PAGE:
Review and road test of the BMW 3 Series (2001 - 2005)
THREE AT LAST
BY ANDY ENRIGHT
So far ahead of the chasing back was BMW's E46 3 Series when it was first introduced in 1998 that it seemed as if it would enjoy an extended period of dominance. BMW's rivals, however, had other ideas. The facelifted version of the 3 Series saloon and Touring models aimed to keep the model fresh and sales were indeed revitalised but a fresh crop of tough rivals meant that the 3 Series' slice of the compact executive pie was being steadily eroded. This increased competition kept BMW prices manageable and these savings have, in turn, been realised by used buyers of the post 2001 BMW 3 Series. The 3 Series has garnered a reputation as one of the most bulletproof used buys around so although prices are reasonable, don't expect any ridiculous bargains. You get what you pay for, even in these competitive times.
Facelifted E46 3 Series Saloon, Coupe, Touring, Convertible: (316i, 318i, 320i, 320d diesel, 325i, 330i, 330d diesel, M3, M3 CSL)
This generation 3 Series is very much a car defined by the talents of its rivals. First introduced in 1998, it enjoyed some time in the limelight as undisputed market leader until the all-new Mercedes C-Class arrived in 2000. This was rapidly followed by Audi's new A4 and Jaguar's X-TYPE. BMW's response was to introduce a raft of new engines, the 170bhp 2.2-litre 320i and the 192bhp 325i followed by a summer 2001 revision to the styling, steering and suspension set ups of the saloon and touring models. The 318i got a 2.0-litre 143bhp engine whilst the 320d also benefited from a power boost due to new common rail technology. The coupe and convertible models carried on as before. At the same time, the 1.9-litre 316 was quietly dropped from the range.
Spring 2002 saw the reintroduction of the 316i, this time round with a worthwhile 115bhp Valvetronic engine. A wider selection of value added ES and Sport versions were added in early 2003 and a stonking 204bhp version of the 3.0-litre diesel was announced, earmarked for the first time to go under the bonnet of the Coupe. A 320cd coupe preceded this version, powered by a 150bhp oil burner, it represented BMW's first foray into the diesel coupe sector. ES value models designed to appeal to private buyers appeared during 2002. The M3 carried on much as before, with the Convertible added in March 2001 but late 2003 saw the introduction of the frighteningly expensive and very specialist M3 CSL lightweight.
Early 2004 saw the arrival of an entry-level diesel, the 318d, and later that same year the 320d was added to the Coupe and Convertible ranges. An all new 3-Series saloon appeared in Spring 2005 superseding this model.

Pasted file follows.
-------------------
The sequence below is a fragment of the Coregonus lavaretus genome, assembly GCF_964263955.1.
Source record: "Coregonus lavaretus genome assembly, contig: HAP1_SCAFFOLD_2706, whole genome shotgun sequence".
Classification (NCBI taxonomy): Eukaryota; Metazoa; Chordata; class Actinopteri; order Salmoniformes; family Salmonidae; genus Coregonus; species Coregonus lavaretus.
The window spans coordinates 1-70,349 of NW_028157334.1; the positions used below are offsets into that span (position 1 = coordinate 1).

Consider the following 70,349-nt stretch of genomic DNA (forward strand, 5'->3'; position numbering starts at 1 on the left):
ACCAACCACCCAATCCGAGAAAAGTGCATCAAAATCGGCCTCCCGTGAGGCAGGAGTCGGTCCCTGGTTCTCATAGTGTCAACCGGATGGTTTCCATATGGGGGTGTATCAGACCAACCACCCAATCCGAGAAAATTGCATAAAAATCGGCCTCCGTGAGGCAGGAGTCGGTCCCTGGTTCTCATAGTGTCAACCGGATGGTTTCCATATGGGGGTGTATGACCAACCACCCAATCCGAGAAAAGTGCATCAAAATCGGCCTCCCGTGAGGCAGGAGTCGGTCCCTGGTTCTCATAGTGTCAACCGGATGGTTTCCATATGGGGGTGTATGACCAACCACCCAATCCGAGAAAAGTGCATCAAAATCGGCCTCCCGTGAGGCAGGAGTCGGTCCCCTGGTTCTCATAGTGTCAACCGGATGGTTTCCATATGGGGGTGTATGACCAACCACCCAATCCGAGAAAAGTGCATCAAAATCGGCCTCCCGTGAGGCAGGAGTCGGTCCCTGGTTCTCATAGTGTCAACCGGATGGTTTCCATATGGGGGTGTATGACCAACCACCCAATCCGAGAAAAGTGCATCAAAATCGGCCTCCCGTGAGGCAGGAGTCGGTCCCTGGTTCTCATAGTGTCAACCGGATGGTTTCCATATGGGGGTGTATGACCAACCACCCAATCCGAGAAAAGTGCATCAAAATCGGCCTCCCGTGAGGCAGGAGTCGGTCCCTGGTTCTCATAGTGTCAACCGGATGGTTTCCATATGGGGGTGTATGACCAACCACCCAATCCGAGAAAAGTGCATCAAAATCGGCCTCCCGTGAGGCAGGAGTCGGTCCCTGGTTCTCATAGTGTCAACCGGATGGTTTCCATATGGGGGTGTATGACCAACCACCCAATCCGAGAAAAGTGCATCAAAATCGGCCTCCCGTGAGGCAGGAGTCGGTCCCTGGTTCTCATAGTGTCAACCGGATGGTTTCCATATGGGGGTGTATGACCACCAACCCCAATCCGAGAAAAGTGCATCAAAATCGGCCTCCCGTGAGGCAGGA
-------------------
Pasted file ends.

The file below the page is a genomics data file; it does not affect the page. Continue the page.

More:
What You Get
Owners of the original 1998-vintage car will notice that the curvy headlamps are slightly curvier still on this model. They may also appreciate the revised front grille and deeper front and rear valances, plus the restyled rear light clusters and the way that this car's side repeaters are tucked into the swage line just behind the front wheel. BMW reckon this adds up to a more muscular look. You may disagree.
What isn't up for debate is that the current 3 Series benefits from the sweeter suspension settings and steering rack that you'll find in the Compact version, a model much praised for its pin-sharp handling. And sure enough, after a hard drive in this improved 3 Series Saloon, you may wonder how it manages to be so much better than the apparently peerless version that sired it. The answer comes from the surprising direction of the US. Apparently US customers called for lighter steering and softer seating on the 3-Series, and apart from spy planes and Cuban cigars, what the US wants it invariably gets. Until now.
Rebellious engineers at BMW decided that they weren't going to be told what to do by portly Americans. On the contrary, it was decreed that from the latest-shape Compact forward, BMWs were going to have proper sporting suspension setups and nigh-on telepathic steering systems. Burkhard Goschel, BMW's Head of Research and Development is the man to thank when you realise quite how comprehensively your shiny new 3 Series thrashes the opposition. The suspension is some 20% stiffer than before, and the steering rack has been quickened while the amount of power assistance has tapered off, giving a greater level of feel and heft at the helm. Sounds good? Just wait until you drive it.
What to Look For